Host-based virtual storage is one of the most used approaches to storage virtualization. Usually connected to virtual machines (VMs), they can be accessed and treated as a hard disk without any of its files or underlying dynamics

By being host-based, the virtualization storage shares the server host and makes it available across multiple disk arrays for mirroring and protection.


Network-based storage virtualization uses SANs admins for storage expansions across the enterprise. It can be run on a smart switch or the network’s primary server, enabling devices to access its data and files as a single storage unit.


Array-based storage virtualization is a type of storage hardware-tiering to use flash storage without needing to commit to an all-flash array approach. The array accessed by the user isn’t visible behind the abstraction layer, only serving as the primary storage controller.

Storage virtualization benefits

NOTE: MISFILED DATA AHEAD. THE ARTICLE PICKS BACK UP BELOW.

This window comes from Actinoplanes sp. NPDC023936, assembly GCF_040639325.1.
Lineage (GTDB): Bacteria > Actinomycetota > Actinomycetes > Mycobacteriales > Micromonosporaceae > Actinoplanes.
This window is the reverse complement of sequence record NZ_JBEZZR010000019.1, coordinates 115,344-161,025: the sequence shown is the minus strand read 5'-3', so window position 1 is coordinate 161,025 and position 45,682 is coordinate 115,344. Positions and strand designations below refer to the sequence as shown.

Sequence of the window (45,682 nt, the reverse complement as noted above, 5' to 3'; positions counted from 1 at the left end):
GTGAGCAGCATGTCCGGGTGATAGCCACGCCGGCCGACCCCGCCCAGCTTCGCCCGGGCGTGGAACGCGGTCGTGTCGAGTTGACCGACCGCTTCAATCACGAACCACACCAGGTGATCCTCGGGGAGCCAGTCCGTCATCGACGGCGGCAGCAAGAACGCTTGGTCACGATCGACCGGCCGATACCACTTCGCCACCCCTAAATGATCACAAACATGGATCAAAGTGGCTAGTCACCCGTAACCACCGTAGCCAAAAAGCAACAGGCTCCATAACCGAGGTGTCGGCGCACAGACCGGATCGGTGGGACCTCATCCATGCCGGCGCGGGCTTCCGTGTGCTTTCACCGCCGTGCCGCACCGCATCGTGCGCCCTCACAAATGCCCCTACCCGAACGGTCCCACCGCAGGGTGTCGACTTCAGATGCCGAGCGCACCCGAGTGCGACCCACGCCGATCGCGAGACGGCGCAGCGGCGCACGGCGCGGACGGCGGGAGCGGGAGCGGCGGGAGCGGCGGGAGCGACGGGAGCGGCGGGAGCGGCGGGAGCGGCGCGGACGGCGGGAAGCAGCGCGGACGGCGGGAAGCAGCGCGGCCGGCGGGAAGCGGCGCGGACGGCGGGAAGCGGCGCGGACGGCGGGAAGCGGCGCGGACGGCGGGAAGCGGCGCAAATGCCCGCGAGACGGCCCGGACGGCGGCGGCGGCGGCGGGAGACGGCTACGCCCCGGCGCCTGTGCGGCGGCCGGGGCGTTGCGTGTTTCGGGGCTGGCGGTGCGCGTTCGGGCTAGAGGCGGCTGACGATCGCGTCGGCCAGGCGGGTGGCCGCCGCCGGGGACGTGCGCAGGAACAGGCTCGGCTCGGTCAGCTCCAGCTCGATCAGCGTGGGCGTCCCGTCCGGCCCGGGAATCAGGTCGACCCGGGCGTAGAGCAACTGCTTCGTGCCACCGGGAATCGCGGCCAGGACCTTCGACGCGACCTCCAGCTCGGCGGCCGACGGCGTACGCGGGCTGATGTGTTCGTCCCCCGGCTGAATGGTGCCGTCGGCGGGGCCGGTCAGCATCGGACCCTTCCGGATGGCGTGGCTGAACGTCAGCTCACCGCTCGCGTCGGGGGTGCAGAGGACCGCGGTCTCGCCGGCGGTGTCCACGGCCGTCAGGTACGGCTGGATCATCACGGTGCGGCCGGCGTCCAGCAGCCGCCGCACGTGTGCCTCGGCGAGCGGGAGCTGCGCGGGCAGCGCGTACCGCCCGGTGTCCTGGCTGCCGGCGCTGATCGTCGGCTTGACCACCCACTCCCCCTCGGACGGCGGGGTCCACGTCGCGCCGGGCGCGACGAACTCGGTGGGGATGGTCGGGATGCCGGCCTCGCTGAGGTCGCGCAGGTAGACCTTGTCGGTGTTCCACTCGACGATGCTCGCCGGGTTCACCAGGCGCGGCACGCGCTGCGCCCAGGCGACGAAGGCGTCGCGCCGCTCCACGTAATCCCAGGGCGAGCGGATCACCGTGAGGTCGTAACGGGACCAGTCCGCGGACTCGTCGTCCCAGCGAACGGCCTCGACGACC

The virtualized storage approach that many organizations take can help them manage, access, and store the large amounts of data they handle on a regular basis.

Some notable benefits of storage virtualization include:

  • Simplify storage management
  • Reduce costs
  • Streamline data-reliant workflows
  • Enable access to data
  • Simplify data duplication and disaster recovery
  • Centralize data management and accessibility

Storage virtualization use cases

The following case studies highlight how organizations in different industries are using virtualized storage technology:

Rossi Residencial

Rossi Residencial is a major real estate developer and construction company based in Brazil. 

Rossi Residencial was looking to move their storage and systems to a provider that could ensure scalability and availability.